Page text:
I am grateful for David Pozen's thoughtful observations regarding About Abortion. They have sharpened my understanding of how to think about the problem of abortion – or more accurately, about how abortion is kept problematic – as a matter of law and of social practice. I invoke the word "problematic" to describe the cultural setting in which abortion sits: although the procedure is legal, common, and safe, it is often treated as though it were not legal, or barely so; not common, except perhaps for women and girls who have nothing to do with you; and not at all safe, but rather an invitation to life-long suffering. These disconnects between abortion's reputation and its actuality are illuminated through Pozen's discussions of the "abortion closet" and of his application of "rules and standards" to abortion. In this reply, I expand briefly on his insights, beginning with closets.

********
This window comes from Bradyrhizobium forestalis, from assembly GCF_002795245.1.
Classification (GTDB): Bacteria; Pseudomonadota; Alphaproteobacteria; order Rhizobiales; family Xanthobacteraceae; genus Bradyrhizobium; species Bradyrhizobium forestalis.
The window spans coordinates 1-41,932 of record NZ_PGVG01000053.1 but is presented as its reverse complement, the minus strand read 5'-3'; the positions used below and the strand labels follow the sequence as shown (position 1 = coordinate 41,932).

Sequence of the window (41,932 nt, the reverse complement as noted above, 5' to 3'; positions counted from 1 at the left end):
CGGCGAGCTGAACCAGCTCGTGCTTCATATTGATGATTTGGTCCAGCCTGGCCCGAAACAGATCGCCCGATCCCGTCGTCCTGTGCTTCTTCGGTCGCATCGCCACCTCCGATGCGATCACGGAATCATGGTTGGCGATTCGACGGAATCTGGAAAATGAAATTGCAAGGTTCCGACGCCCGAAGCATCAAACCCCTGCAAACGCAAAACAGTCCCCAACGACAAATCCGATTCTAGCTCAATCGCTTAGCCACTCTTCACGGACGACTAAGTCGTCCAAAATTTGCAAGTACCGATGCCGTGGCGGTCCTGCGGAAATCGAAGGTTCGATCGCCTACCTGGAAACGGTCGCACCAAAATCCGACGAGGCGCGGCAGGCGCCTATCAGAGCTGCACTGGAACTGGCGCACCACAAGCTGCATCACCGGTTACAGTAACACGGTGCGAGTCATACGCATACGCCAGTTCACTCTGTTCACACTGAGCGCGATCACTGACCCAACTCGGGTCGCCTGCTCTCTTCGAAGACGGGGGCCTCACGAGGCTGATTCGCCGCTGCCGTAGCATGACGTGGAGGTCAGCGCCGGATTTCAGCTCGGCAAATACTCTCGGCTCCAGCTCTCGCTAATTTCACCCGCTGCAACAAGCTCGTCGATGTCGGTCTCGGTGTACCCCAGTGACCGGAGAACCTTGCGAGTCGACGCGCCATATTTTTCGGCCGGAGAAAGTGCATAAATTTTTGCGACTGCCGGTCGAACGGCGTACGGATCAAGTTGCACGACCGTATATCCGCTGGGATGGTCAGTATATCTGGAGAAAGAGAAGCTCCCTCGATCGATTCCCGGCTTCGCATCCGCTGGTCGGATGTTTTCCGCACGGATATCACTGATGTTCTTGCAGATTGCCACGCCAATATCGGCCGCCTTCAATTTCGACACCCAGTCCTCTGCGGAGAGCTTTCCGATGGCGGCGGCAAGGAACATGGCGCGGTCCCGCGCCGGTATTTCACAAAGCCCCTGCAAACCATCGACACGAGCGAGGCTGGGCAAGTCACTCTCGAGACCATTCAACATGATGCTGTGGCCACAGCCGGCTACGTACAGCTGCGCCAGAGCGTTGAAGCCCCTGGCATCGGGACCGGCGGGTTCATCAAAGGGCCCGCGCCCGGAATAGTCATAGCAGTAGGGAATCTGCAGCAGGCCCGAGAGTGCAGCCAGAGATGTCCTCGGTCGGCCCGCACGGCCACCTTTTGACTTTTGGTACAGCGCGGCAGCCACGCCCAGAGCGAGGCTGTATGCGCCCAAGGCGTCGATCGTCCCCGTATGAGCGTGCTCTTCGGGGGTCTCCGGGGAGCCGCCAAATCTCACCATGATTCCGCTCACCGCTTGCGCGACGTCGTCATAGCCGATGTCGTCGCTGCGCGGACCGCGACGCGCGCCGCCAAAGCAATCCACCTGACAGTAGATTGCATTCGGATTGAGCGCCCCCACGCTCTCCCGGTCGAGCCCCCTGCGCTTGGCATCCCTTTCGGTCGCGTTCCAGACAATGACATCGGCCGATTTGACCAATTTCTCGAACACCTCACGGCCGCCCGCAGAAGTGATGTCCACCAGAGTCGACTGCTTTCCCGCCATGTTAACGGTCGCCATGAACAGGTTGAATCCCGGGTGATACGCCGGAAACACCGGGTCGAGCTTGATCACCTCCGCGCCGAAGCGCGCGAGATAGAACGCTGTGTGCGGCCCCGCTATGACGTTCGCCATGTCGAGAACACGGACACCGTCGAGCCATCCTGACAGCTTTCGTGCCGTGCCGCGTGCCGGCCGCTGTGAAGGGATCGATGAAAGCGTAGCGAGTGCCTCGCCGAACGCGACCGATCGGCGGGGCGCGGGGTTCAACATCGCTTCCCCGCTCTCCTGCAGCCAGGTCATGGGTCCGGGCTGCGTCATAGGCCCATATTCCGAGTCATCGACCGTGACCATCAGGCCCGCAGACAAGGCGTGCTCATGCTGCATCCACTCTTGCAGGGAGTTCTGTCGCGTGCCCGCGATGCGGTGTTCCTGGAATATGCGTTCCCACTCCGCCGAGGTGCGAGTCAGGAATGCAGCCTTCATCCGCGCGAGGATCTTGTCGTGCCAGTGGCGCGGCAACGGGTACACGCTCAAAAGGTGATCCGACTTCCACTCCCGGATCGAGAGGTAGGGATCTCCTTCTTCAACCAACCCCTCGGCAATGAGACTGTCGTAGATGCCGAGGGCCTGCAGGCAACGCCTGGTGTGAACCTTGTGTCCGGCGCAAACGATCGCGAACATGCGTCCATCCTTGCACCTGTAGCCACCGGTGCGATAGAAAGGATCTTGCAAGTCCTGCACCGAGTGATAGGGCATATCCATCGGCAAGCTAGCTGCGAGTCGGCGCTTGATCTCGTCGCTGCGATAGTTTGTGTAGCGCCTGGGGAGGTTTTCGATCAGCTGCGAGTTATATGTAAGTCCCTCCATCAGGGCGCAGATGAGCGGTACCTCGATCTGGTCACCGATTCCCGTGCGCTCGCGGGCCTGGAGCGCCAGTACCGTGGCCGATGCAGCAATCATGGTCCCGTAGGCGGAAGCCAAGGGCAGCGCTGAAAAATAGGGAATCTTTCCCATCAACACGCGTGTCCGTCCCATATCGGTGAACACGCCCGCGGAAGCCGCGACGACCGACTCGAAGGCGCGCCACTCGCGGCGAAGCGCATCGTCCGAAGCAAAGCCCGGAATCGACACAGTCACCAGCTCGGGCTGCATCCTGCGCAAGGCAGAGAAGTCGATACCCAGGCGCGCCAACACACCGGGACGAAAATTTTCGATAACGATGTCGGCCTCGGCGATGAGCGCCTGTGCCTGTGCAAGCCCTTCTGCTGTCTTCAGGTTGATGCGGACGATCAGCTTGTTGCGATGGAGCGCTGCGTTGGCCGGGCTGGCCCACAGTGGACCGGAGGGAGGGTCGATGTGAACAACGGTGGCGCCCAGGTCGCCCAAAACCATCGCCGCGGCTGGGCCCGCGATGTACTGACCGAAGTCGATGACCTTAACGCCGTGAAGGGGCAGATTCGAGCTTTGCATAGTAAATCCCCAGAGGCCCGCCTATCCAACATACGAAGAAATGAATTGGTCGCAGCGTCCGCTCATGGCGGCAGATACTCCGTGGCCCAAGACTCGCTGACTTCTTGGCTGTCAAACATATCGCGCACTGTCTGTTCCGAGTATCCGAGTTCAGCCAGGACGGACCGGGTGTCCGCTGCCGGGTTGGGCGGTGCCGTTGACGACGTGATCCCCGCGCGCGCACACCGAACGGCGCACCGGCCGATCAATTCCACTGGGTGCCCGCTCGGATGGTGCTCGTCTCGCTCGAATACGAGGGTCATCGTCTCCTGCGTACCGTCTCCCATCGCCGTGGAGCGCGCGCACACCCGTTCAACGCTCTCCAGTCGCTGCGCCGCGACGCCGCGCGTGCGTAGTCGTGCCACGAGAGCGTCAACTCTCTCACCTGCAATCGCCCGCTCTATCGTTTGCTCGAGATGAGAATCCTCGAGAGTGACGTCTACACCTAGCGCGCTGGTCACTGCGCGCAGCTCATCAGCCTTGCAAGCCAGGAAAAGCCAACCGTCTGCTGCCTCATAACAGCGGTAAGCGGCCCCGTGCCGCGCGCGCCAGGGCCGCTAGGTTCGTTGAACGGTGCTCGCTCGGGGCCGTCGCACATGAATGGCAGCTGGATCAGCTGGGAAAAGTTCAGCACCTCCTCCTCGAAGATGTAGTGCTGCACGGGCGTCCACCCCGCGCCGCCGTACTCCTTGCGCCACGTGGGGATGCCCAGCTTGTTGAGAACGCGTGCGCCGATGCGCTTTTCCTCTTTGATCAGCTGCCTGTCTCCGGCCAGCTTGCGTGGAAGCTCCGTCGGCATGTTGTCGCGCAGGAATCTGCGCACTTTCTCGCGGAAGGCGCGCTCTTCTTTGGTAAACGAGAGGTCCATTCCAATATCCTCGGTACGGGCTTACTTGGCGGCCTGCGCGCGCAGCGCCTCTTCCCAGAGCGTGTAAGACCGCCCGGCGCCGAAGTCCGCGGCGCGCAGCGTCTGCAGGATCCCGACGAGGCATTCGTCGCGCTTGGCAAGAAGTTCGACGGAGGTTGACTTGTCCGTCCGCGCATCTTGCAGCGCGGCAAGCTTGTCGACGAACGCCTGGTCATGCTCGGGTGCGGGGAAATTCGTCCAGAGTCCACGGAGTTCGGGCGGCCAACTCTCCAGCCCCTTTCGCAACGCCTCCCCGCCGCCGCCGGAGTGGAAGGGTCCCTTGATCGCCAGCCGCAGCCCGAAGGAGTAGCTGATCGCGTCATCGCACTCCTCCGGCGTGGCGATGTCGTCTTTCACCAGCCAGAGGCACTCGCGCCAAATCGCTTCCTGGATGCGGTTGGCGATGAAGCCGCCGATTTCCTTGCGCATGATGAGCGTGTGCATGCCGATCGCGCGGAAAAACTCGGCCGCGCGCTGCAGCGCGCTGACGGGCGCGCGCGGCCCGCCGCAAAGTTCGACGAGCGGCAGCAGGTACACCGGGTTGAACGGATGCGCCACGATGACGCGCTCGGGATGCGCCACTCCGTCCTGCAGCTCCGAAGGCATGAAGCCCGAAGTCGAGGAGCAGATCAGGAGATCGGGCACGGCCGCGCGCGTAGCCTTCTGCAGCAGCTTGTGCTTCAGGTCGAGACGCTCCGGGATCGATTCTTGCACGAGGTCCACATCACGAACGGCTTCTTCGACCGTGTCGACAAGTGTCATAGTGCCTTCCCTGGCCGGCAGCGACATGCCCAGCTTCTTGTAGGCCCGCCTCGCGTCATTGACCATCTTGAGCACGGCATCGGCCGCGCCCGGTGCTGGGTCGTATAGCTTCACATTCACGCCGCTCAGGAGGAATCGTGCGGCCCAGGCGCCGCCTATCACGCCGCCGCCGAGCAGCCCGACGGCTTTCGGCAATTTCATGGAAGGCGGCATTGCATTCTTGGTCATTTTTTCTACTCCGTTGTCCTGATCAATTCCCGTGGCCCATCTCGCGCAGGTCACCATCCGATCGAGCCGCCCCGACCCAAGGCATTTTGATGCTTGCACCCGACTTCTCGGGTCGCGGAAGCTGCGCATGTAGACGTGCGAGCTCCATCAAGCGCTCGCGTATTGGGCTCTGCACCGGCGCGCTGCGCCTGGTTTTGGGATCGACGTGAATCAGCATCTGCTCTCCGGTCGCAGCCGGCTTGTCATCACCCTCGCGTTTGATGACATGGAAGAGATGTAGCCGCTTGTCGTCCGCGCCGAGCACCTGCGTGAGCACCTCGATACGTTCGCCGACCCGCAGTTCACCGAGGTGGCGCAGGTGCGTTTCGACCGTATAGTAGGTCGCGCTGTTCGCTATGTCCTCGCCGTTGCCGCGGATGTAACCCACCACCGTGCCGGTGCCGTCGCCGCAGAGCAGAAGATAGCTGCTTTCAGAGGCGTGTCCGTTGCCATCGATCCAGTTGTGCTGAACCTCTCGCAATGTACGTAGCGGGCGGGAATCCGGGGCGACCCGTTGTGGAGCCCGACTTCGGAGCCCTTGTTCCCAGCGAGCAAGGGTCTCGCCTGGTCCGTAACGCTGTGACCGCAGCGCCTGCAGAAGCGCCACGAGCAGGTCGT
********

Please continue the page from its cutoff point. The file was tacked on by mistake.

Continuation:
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Closets, Standards, Abortion: A Reply to Professor Pozen,
Colum. J. Gender & L.
Available at: https://scholarship.law.columbia.edu/faculty_scholarship/2241
In reply to:
David E. Pozen, The Abortion Closet (with a Note on Rules and Standards), Columbia Journal of Gender & Law, Vol. 35, p. 161, 2017.